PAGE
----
Agents of chaos, agents of order: two sides of one coin. Other agencies and invisible figures push and pull their pieces on the board as well, watching and waiting, changing their desired matrices of influence. The sixteenth chapter (“Now[here] Man Saves/Damns the World”) is the lone section set in Albany, from the Signalman’s point of view, as he decides when to push the button to help prevent a particular apocalypse over a glass of whiskey with an anxious and power-hungry subordinate. After all, he hasn’t been involved in this mess—but he isn’t without investment, either.

Where Agents of Dreamland had the atmosphere of noir-cum-Lovecraftian-horror, Black Helicopters is an anxious, complicated net of political texts and references. The titles alone reveal their paired but quite separate thematic approaches. This novella is not gruesome but it is frightful. Paranoia, governmental interference, conspiracies, and manipulations ten tiers deep are the monsters here, far moreso than the actual horror from out of space—wormwood, according to the Biblical reference—infecting the waters around Deer Isle. This claustrophobic terror of shadow controls and the big games played out of view, with no regard to individual human lives, felt prescient in 2013 but is far more wrenching in 2018.

Kiernan’s prose, as expected, lends itself well to the manic and smothering atmosphere. Ivoire’s chapters—filtered through a haze of pain and heroin and horror—are breathtaking. So, too, are the constant clips to quotation and reference and layered implication that differ in style and origin depending on the narrating point of view’s range. Black Helicopters does not offer itself for easy reading but for affective reading. The ninth chapter, for example, has an appendix version because nearly all of the dialogue is in French. Kiernan is not going to hold the reader’s hand through the strain of this experience and I, also as expected, delighted in the struggle (or, the maze) constructed for me.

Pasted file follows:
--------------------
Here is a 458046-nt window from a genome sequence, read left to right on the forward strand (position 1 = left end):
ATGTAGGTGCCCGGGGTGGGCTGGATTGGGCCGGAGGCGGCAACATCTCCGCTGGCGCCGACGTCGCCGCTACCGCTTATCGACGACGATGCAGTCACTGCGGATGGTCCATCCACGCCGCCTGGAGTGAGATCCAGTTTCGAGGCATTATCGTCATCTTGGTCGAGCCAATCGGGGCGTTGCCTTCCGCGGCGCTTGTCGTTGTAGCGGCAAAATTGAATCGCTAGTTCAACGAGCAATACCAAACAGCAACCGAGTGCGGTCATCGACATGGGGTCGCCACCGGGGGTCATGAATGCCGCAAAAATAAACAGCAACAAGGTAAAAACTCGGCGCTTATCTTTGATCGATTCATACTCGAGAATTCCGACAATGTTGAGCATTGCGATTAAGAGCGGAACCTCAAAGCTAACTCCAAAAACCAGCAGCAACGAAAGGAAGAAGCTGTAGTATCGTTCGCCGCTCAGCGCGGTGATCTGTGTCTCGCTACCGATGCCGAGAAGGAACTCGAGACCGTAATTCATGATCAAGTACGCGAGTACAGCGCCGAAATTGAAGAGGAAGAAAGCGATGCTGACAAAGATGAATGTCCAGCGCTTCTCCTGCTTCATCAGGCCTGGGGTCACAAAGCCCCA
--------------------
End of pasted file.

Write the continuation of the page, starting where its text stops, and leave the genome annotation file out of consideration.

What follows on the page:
The expanded, revised Black Helicopters is a perfect match to Agents of Dreamland. Both are challenging, psychologically and textually. Kiernan is a master of her craft and seeing more of that craft in action is a real pleasure. I intend to return to these novellas in the future to pore over each separate chapter, each line, each possible implication—because I have no doubt of the rewards second or third or fourth readings will offer, philosophical and dense as these texts are.

Black Helicopters is available now from Tor.com Publishing.

Brit Mandelo is a writer, critic, and editor whose primary fields of interest are speculative fiction and queer literature, especially when the two coincide. They have two books out, Beyond Binary: Genderqueer and Sexually Fluid Speculative Fiction and We Wuz Pushed: On Joanna Russ and Radical Truth-telling, and in the past have edited for publications like Strange Horizons Magazine. Other work has been featured in magazines such as Stone TellingClarkesworldApex, and Ideomancer.